SAN FRANCISCO (KCBS) – A state prison overcrowding fix that places post-sentenced prisoners into local hands has San Francisco officials fearing they’ll get hundreds of troubled parolees, and not enough money to supervise them. There was plenty of uncertainty at a city hall hearing on Wednesday as moving day approaches for non-violent and non-sex offenders.

The transition falls largely into the hands of probation chief Wendy Still who is expecting to take charge of 700 parolees on the first of October.

“I, and many others across the state are very concerned because their funding formulas do not cover the cost of this population shift,” said Still.

It’s not just a problem of simply providing jail beds, but instead money for services that help to keep inmates from re-offending: counseling, job services, housing and health care.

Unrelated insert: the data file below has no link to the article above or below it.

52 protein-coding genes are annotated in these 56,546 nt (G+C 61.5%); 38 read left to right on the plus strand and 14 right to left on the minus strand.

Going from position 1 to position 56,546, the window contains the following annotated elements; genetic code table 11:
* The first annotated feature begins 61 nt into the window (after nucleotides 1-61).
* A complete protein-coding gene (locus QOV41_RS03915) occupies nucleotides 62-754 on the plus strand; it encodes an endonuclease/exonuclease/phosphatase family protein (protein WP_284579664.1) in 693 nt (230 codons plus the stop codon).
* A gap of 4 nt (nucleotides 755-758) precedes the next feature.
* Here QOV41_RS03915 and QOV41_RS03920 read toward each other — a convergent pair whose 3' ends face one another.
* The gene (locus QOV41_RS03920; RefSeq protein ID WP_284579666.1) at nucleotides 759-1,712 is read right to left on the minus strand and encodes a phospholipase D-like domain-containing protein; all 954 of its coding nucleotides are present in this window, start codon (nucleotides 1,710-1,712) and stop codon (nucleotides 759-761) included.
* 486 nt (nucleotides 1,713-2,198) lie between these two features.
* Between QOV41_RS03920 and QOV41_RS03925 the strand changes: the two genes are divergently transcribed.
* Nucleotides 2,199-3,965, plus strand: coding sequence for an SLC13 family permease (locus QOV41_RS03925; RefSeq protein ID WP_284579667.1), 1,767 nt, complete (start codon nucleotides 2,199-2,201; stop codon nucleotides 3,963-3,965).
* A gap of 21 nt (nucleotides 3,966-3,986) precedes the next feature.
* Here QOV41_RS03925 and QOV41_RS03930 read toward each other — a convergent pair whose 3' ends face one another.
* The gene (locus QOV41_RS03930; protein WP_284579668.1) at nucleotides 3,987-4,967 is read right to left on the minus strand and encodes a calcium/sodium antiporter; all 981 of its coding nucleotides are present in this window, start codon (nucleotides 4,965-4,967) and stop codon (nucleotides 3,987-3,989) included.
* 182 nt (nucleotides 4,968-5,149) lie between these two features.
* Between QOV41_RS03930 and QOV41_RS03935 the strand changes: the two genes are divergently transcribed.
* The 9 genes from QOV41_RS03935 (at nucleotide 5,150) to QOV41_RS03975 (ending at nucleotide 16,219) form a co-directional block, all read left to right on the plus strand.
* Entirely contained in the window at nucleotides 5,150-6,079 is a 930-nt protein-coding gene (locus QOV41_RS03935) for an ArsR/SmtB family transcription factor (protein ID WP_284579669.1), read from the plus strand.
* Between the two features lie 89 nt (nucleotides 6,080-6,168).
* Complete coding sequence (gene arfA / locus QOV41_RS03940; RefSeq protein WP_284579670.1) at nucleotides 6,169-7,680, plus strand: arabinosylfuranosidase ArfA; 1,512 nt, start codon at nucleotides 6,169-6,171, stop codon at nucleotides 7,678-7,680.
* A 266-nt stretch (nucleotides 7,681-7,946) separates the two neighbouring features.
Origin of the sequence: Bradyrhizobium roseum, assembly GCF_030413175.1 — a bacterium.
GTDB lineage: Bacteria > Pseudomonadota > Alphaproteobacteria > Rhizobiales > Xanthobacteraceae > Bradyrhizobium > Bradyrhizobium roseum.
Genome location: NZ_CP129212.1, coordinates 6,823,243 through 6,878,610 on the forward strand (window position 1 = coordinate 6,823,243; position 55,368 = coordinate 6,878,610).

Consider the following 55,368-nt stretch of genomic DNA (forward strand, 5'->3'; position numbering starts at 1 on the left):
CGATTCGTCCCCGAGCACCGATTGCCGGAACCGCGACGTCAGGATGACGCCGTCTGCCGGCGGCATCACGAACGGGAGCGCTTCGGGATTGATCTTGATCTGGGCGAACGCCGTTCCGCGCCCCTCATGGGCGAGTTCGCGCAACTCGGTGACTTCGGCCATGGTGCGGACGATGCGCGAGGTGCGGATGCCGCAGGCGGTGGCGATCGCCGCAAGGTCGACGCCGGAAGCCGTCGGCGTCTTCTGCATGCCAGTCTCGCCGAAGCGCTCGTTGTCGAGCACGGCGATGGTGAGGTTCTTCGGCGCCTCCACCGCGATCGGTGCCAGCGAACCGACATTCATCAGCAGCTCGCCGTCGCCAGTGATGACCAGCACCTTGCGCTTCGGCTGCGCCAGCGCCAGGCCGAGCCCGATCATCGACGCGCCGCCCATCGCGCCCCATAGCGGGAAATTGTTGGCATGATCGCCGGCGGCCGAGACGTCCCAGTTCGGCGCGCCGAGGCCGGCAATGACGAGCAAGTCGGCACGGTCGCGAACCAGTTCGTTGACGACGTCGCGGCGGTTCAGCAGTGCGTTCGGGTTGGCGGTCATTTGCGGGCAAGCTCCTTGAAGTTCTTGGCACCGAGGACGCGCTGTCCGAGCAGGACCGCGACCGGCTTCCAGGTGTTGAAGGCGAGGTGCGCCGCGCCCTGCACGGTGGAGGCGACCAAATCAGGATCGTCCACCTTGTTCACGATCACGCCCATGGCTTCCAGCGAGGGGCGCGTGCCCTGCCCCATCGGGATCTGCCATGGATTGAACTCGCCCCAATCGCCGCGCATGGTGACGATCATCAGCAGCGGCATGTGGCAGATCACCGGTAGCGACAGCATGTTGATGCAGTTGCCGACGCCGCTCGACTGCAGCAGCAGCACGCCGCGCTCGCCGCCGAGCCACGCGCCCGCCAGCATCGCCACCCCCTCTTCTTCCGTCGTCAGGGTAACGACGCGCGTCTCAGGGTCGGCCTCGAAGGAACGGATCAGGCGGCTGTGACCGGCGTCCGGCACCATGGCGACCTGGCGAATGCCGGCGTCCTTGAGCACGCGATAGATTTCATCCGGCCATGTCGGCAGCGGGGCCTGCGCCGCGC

KCBS’ Tim Ryan Reports:

“There is a concern that we will just fill up the empty cells that we have which as we’ve seen in California is ‘if we build them, we will fill them,'” said Lisa Marie Alatorre with the organization Critical Resistance.

Local jail cells are expected to be fuller, with the recidivism rate in California at 78 percent.

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Comments (2)
  1. Tours Martel says:

    How about issuing more concealed carry permits to the honest citizens? Most criminals are more afraid of armed citizens than of the police. And before anyone whimpers about the dangers of “untrained gun owners”, just remember that the supposedly unqualified civilians have a much, much better record of wrongful shootings than the police. Less emoting, more logical thought out there, folks.